Adjusting for sociodemographics and comorbidities, patients with glaucoma incur an annual incremental economic burden of $1863.17, translating to $9.2 billion nationally. When analyzed by the health care service sector, prescription medication expenditures were higher for glaucoma patients.
The purpose of this study was to estimate the incremental health care burden, defined as attributable costs solely due to a diagnosis, of patients with diagnosed glaucoma, controlling for comorbidities, and sociodemographics.
A retrospective cross-sectional analysis of Medical Expenditure Panel Survey (MEPS) participants (age above 18 y) between 2016 and 2018.
A cross-validated 2-part generalized linear regression model estimated the incremental glaucoma expenditures in aggregate and by sociodemographic subgroups and health care service sector [inpatient, outpatient (including surgical procedures), emergency room, home health, and medications] after 1:3 propensity matching.
After 1:3 propensity matching for sociodemographics and the Charlson Comorbidity Index, this study analyzed 1521 glaucoma patients (mean expenditures: $13,585.68±1367.03) and 4563 patients without glaucoma (mean expenditures: $12,048.92±782.49). A higher proportion of glaucoma patients are female, elderly, publicly insured (Medicare/Medicaid), college educated, identify ethnically as non-Hispanic, reside in the Northeast, and have more comorbidities (P<0.001). There were no differences in health care burden based on sex, income, insurance status, education, and year of care received for patients with glaucoma. Controlling for comorbidities and socioeconomic factors, propensity-matched glaucoma patients incur an annual incremental health care burden of $1863.17 (95% confidence interval, 393.44-3117.23, P=0.013), translating into an additional $9.2 billion in population-level US health care expenditures. By health care service sector, the expenditure ratio for health care expenditures was higher for prescription medications (expenditure ratio=1.20, 95% confidence interval, 1.02-1.42, P=0.031).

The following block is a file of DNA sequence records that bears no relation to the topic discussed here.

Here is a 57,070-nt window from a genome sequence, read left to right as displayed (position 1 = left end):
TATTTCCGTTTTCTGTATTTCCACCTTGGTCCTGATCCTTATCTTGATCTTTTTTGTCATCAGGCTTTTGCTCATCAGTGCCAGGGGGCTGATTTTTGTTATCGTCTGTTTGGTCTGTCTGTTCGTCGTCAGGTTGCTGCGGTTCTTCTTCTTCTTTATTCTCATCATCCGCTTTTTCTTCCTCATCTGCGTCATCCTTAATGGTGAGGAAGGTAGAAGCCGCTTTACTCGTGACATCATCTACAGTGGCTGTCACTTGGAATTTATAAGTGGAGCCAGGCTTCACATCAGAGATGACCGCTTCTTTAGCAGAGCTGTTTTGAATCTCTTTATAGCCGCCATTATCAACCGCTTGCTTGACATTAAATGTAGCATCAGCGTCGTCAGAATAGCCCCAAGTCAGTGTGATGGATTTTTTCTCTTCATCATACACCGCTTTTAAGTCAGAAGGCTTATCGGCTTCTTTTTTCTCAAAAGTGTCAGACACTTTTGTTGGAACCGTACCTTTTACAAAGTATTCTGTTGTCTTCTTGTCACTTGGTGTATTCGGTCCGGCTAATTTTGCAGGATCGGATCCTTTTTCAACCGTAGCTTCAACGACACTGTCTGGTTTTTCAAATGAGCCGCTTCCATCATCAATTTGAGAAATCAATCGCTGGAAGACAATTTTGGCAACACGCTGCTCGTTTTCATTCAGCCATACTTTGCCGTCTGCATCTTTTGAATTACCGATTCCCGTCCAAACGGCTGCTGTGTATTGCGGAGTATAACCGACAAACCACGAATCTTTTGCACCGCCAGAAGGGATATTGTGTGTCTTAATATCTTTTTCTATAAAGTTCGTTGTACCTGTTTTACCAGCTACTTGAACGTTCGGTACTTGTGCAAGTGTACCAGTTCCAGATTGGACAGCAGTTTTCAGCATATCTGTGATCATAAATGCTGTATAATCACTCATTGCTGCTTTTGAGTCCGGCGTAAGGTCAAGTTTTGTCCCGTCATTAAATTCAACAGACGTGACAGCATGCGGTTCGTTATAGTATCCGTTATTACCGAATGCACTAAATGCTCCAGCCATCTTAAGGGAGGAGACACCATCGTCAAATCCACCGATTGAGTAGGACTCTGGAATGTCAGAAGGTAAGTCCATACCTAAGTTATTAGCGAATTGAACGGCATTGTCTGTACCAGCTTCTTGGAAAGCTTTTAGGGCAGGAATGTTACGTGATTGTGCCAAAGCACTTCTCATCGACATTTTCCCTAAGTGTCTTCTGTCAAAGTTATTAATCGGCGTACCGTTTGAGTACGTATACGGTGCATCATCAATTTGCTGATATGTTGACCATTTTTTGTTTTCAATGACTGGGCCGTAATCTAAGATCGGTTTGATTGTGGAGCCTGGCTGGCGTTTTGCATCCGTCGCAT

Glaucoma patients have a substantial incremental economic health care burden after accounting for demographics and comorbidities, largely secondary to prescription medications. There is a need to continue identifying and studying treatment options for patients with glaucoma to maintain vision while minimizing health care expenditures.